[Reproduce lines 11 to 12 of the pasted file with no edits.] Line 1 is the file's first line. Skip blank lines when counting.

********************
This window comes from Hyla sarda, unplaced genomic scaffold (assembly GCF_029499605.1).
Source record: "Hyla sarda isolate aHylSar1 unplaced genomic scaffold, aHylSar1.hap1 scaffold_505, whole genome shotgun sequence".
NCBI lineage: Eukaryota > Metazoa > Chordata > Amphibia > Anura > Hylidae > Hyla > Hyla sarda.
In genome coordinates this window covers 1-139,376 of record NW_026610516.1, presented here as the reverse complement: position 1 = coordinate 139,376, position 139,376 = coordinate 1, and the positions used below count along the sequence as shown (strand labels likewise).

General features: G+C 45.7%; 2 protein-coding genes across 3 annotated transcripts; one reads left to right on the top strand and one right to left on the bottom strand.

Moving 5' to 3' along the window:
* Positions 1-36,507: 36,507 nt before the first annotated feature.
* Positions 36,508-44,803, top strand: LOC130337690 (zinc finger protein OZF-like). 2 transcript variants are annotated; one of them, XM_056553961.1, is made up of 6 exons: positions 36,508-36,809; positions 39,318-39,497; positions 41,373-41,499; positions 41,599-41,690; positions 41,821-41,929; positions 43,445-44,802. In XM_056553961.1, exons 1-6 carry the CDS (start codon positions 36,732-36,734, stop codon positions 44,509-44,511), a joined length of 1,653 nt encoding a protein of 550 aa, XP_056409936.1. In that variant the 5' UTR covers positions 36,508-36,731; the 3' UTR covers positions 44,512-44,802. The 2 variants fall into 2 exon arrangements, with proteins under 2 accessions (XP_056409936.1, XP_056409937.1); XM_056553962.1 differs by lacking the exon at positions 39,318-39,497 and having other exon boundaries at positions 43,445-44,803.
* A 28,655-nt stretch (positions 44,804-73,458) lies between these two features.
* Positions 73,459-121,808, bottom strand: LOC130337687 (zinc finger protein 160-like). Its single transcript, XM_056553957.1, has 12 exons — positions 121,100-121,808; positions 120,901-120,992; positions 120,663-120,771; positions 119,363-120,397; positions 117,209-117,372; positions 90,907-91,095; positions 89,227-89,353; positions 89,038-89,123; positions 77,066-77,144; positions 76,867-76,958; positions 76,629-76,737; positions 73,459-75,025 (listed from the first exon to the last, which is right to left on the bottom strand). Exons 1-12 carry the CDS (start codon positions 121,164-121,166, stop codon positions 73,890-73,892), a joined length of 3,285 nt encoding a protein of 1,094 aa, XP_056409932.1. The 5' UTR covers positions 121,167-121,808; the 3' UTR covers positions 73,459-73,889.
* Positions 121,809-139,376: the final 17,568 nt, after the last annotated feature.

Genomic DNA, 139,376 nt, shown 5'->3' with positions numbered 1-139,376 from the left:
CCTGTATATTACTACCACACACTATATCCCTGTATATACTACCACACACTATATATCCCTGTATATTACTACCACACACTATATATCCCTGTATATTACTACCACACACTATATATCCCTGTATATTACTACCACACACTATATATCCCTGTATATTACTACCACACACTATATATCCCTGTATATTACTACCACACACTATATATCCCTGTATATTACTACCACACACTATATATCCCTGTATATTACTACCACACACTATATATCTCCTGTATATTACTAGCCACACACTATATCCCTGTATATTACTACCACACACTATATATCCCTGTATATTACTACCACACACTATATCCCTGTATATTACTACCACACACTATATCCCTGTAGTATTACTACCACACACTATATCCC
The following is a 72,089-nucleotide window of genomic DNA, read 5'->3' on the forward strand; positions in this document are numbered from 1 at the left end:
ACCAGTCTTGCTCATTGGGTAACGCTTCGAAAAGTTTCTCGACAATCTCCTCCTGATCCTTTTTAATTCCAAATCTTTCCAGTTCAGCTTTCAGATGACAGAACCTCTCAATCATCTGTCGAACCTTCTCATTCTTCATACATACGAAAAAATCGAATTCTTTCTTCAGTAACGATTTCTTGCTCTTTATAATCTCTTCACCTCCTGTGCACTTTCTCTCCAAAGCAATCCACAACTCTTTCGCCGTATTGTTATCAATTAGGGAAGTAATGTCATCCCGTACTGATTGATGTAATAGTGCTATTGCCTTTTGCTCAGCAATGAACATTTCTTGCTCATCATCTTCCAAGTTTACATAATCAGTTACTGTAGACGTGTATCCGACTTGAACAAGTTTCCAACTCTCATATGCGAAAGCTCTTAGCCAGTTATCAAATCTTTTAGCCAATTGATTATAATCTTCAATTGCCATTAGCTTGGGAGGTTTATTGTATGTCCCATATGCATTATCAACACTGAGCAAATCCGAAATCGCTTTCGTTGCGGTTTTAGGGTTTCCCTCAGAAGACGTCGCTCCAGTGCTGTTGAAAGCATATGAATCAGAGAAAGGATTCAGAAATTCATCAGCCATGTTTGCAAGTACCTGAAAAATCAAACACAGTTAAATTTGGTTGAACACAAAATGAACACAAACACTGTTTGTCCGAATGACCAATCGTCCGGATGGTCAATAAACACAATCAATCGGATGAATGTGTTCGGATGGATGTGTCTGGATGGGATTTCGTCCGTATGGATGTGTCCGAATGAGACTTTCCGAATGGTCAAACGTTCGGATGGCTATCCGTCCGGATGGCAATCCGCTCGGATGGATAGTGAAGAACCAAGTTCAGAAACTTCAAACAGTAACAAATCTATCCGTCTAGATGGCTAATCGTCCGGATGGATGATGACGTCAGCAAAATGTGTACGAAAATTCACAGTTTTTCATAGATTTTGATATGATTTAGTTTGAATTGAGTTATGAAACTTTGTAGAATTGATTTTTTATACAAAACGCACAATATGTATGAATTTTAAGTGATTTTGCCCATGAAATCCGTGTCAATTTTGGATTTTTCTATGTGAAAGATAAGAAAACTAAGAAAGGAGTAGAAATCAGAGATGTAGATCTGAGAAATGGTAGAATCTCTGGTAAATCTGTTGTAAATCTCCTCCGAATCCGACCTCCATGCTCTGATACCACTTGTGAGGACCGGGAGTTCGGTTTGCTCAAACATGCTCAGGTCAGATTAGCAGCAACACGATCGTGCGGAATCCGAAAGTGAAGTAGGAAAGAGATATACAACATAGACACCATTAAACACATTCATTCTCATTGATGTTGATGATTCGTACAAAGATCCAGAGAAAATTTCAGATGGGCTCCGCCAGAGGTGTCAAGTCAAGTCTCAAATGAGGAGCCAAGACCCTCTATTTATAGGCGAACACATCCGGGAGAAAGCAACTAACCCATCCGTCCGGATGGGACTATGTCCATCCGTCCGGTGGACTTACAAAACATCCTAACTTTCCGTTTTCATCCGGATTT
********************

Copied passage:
* Positions 121,809-139,376: the final 17,568 nt, after the last annotated feature.

Genomic DNA, 139,376 nt, shown 5'->3' with positions numbered 1-139,376 from the left: